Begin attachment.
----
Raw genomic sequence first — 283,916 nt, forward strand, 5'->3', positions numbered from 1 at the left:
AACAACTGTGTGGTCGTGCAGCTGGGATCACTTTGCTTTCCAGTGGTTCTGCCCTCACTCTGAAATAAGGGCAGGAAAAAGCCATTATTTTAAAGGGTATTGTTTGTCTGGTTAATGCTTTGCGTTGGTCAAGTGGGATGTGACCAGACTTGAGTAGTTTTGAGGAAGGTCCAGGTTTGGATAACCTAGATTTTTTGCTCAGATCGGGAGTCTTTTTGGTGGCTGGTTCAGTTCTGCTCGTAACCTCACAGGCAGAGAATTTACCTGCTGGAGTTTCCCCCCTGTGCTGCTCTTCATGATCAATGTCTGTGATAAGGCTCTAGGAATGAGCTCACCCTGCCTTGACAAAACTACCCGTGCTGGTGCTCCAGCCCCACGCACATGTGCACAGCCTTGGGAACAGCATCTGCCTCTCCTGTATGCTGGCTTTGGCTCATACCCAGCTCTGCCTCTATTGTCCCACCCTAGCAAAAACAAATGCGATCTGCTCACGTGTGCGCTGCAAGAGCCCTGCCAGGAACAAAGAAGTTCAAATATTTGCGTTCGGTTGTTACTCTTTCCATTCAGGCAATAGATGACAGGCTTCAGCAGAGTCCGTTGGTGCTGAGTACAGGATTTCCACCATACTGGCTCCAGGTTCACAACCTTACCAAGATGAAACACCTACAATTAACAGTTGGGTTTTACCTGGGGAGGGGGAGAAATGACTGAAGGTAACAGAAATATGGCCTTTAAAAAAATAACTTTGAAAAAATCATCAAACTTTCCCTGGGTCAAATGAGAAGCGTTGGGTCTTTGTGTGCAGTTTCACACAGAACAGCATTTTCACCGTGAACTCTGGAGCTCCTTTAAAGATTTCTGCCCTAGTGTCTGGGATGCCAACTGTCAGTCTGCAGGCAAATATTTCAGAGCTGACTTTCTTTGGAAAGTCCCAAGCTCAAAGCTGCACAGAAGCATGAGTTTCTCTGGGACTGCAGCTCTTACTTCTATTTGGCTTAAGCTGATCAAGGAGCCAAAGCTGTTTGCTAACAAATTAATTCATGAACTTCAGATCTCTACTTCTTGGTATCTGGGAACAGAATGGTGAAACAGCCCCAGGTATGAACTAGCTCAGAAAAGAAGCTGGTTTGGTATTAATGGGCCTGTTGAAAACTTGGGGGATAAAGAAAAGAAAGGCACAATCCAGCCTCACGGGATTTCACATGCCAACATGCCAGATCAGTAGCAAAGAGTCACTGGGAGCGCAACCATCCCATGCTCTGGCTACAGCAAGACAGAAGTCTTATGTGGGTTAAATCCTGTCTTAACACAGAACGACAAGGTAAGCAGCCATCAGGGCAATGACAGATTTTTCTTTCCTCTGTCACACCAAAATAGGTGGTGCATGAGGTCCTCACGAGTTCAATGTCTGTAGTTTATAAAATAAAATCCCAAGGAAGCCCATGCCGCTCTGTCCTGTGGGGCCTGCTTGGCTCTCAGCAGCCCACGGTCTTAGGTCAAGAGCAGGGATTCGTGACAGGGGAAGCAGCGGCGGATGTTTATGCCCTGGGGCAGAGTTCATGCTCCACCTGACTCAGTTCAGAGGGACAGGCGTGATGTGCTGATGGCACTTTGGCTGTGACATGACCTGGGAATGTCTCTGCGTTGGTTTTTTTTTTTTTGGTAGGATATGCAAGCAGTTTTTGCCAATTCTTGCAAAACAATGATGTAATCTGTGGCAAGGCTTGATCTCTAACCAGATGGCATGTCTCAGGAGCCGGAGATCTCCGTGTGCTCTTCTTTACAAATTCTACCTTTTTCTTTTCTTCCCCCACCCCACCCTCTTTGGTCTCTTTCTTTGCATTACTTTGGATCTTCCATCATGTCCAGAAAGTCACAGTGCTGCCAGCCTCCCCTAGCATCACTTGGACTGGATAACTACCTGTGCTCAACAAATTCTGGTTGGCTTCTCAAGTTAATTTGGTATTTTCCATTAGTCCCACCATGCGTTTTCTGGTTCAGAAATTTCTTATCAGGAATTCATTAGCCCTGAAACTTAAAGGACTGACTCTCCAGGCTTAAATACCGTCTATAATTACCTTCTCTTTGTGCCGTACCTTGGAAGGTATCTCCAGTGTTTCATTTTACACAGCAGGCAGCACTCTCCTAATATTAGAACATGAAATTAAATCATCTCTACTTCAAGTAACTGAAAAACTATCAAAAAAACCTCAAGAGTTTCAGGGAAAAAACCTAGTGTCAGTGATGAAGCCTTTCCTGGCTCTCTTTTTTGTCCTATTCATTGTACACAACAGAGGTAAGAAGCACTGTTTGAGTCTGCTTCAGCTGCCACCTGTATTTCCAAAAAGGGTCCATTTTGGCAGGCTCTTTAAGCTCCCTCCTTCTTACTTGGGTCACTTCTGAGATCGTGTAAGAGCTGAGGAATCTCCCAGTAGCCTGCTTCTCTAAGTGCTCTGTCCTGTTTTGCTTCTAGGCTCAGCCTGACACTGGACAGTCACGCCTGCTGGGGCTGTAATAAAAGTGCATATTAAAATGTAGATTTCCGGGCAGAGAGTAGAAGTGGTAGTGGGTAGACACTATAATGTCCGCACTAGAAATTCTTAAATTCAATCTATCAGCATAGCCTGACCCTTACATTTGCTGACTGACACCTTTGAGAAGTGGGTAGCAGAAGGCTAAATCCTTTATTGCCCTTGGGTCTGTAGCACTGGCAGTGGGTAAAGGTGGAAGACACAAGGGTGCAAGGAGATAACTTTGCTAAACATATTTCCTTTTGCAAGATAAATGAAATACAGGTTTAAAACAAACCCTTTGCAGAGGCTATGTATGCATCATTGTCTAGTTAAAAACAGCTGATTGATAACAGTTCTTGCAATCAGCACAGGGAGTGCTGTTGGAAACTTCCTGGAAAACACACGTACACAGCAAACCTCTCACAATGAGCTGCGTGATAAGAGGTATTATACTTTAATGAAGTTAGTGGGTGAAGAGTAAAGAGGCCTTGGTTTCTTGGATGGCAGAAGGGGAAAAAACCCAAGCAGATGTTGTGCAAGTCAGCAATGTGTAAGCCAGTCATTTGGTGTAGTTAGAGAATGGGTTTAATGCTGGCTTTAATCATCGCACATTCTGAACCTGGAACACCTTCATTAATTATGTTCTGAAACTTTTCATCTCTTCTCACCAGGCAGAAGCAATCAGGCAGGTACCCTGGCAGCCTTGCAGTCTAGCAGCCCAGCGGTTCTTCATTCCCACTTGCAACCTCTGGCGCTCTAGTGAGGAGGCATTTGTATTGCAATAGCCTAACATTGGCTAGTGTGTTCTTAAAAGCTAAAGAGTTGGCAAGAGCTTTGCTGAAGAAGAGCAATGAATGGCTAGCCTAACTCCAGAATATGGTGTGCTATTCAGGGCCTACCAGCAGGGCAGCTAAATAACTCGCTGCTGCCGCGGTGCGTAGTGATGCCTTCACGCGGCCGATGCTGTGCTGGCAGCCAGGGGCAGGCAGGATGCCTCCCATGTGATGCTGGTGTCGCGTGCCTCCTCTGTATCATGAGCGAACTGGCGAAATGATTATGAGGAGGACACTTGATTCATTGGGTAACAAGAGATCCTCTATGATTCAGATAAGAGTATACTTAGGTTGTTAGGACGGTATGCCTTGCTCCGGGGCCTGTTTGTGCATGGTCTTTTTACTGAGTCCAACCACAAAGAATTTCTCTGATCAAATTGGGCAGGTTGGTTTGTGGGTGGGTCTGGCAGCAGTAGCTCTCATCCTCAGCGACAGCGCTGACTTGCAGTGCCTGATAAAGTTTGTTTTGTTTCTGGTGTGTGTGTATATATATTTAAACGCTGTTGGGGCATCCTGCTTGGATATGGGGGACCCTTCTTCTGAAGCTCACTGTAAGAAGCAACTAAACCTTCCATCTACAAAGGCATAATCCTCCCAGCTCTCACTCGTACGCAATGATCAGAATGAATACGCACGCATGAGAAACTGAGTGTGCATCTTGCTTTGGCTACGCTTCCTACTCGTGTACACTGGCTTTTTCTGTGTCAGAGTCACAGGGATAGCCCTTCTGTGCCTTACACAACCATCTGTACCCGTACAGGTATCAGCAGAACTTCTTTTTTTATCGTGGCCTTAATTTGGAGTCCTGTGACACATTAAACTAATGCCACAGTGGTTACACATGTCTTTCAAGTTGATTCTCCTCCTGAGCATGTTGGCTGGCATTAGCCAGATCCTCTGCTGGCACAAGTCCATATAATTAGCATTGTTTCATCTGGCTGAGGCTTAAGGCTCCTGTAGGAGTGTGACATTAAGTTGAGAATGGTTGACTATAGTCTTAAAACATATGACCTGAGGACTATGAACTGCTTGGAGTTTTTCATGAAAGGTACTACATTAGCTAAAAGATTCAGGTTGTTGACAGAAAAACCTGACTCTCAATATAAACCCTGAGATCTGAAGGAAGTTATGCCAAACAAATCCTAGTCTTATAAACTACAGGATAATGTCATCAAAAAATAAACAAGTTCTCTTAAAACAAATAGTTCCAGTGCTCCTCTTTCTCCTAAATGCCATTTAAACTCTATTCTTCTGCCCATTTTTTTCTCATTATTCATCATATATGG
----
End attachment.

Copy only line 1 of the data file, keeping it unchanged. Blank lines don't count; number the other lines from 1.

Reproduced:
Raw genomic sequence first — 283,916 nt, forward strand, 5'->3', positions numbered from 1 at the left: